Why has the "Party of Hollywood" been so ineffectual using the same tactics? I know we have the talent to fight on this level. The amount of snark and cynicism demonstrated on liberal leaning blogs is incredible. Unfortunately, it seems to be most often aimed at the established leaders or up-and-comers in the progressive movement, as well as at each other. I am guilty of this myself.

    My appeal: fight fire with fire, but take it easy on each other. Apologies in advance where i fail to follow my own plea.

  • Caelan MacTavish (unverified)
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    Dan,

    If only statistics and a flowchart could keep an argument from "ringing hollow," then every personal anecdote would be inapplicable to any debate without a PowerPoint presentation.

    I don't have the statistics, but I do have a friend who survived because of this procedure. The survival of one person who I know is enough for me to think it should be available as an option.

    And, Urban Planning Overlord-

    While Casey did give the states leeway to restrict third-trimester abortions, the latest Supreme Court decision oversteps these bounds in two ways:

    1-it applies to ALL states, removing the "state's rights" to make this call

    2-It is a procedure now banned in both the second and third trimesters.

  • Dan (unverified)
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    Caelen,

    thank you for you response. I appreciate your honesty in not quoting some drummed up study by Planned Parenthood.

    If anyone else has a peer-reviewed study that provides some type of actuarial basis that shows a material risk to pregnant women, please pevent such.

    Put up or shut up.

  • Unrepentant Liberal (unverified)
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    If Dave thinks the procedure should not be done because it is too 'gruesome,' I have to tell you taking out your gallbladder or appendix isn't too pretty either. This is a procedure that needs to be available to protect the life of the mother. We shouldn't value the life of a fetus over the life of a mother. End of story, case closed.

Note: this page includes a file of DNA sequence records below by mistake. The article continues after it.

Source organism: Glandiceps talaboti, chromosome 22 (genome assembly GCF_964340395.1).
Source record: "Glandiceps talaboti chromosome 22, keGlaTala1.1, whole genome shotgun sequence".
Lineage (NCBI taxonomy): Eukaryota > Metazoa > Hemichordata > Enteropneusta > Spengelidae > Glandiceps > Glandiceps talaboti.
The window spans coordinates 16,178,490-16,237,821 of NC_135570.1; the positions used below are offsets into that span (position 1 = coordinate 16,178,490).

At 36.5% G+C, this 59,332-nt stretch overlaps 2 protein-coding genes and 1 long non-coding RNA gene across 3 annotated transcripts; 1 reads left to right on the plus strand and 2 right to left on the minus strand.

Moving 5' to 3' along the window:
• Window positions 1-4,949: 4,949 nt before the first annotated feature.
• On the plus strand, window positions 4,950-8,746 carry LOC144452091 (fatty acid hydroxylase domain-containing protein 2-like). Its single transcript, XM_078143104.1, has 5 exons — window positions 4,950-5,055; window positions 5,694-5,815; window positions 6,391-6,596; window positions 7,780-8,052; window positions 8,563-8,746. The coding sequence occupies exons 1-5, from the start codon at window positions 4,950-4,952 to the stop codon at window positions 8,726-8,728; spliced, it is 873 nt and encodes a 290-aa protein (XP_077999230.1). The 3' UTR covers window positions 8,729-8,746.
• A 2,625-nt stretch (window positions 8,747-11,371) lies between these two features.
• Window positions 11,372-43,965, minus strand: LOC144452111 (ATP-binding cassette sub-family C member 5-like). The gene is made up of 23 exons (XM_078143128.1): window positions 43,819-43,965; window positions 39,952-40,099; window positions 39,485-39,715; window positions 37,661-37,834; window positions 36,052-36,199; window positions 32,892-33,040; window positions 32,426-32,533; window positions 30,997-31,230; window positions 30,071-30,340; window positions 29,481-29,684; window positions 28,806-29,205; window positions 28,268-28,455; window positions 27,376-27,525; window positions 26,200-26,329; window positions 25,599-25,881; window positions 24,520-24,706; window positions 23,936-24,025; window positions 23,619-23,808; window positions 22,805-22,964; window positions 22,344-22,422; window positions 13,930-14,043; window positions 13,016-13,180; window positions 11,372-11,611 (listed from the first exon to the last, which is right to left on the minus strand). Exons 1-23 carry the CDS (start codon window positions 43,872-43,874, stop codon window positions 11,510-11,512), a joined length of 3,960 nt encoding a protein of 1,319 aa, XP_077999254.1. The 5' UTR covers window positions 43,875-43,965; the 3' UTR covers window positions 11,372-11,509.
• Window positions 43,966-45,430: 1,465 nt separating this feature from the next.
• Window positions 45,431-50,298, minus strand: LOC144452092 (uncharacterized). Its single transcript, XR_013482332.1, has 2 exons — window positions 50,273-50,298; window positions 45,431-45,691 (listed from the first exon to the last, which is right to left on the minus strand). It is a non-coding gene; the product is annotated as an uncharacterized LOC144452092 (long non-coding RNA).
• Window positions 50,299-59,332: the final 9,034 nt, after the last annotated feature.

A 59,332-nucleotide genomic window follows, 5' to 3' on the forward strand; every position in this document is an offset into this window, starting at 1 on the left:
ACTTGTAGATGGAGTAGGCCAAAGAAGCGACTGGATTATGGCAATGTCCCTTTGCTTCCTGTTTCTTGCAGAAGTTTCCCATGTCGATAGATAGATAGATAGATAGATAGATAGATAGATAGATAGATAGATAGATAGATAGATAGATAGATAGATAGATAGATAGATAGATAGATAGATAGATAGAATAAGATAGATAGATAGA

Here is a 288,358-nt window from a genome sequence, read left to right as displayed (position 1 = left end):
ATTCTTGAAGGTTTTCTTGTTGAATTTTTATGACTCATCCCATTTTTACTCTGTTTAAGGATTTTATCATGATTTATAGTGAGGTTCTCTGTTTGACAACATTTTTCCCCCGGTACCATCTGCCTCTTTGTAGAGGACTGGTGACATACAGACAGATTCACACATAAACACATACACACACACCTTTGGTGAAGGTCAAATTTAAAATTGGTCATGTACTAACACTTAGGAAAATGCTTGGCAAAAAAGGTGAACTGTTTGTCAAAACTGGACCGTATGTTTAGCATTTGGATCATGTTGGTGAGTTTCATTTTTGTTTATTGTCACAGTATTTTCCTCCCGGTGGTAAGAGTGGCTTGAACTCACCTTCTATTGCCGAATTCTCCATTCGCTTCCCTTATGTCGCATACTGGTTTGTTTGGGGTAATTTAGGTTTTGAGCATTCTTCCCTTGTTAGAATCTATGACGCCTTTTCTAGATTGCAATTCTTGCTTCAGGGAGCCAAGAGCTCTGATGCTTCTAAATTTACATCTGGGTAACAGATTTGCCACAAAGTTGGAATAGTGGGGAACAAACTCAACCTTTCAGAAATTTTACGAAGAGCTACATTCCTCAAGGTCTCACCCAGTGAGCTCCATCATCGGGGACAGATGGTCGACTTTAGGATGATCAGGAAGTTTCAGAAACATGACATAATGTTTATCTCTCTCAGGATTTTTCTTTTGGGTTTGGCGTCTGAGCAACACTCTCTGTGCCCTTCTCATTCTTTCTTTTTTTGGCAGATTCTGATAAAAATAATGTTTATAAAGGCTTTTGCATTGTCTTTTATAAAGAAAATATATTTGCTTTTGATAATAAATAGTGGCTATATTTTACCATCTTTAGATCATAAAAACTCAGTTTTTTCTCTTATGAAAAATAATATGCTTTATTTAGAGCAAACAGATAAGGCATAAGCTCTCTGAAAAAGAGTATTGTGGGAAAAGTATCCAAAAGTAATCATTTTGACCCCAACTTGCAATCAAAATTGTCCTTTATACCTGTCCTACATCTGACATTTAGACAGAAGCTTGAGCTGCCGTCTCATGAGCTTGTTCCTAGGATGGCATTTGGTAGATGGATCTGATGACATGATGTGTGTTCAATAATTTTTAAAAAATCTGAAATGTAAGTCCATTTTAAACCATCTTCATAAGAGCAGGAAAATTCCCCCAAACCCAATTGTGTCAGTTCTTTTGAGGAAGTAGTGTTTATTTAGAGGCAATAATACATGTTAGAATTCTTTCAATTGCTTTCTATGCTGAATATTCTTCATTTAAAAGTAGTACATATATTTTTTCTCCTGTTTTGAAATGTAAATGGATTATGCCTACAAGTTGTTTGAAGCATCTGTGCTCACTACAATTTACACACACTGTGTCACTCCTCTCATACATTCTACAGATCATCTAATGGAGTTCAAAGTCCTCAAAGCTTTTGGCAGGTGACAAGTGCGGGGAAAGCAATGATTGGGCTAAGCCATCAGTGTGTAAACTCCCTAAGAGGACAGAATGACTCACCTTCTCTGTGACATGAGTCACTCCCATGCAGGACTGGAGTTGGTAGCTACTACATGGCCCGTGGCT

• East Bank Thom (unverified)
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    a woman could order an abortion during her labor pains

    Do you know of any cases where this has actually occurred?

    Truth in advertising: i have never had an unplanned pregnancy. i have never caused an unplanned pregnancy. The odds of my involvement in such is next to nil as i am married to another fella (or at least used to be until our marriage was annulled by the majority vote of our fellow Oregonians, thank you democracy very much).

    So i probably have a tin ear when it comes to this topic. My gut reaction to Caelen is there there might be worse consequences than the possible deaths of a few women such as his friend who opted for "the procedure." In the course of the pro-choice fight all the way to the Supreme Court to keep intact dilation abortion safe and legal, perhaps a few political races were lost due to the progressive candidate being forced to support something with such a huge "yuck" factor. I'm simply submitting that in the macro, it might have been better for the Choice lobby to have taken an early dive in this fight.

    That said, only recently have i been made aware how in gawdsname such a procedure could have ever been determined to be necessary. Again, i'm speaking out of ignorance here. But much to the joy of my jewish mother, i married a doctor. And he explained to me the rare and tragic situations when in the third term of pregnancy a diseased fetus (which will never live) will in fact cause a woman to die unless the pregnancy is terminated. As it was explained to me, the sheer size of a fetus made the "procedure" the safest alternative for the patient.

    Why did Planned Parenthood fail to make a credible public case?

  • Ed Bickford (unverified)
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    Really, EB Thom, you don't see a principle worth taking heat for defending in this issue: that the government has codified moral judgments as law dictating how you can run your life, be it what medical procedures to which a pregnant woman in dire straits can have access, or whom you may marry?

  • Dan (unverified)
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    Amazing. Or...not really.

    I actually expected this little.

    I asked someone to support with relevant statistics (no provided by a political ally) that backed up what percent of pregnancies (or even the raw number) required a partial birth abortion for the mother to retain her life.

    Nobody responded. Your whole arguement in support is heresay. You are all pathetic for staking out, so vehemently, a position you can't back up. Typical, emotional, liberals.

    If you've got some info, bring it!

  • Caelan MacTavish (unverified)
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    Dan,

    Would a specific percentage point sway your decision? If 2.6% of pregancies versus 2.4% could be changed by the availability of this procedure, would you ever change your angry little mind?

    I don't think so.

    You prefer waving and hollering about how nobody is providing you with statistics. Well, do your own google work.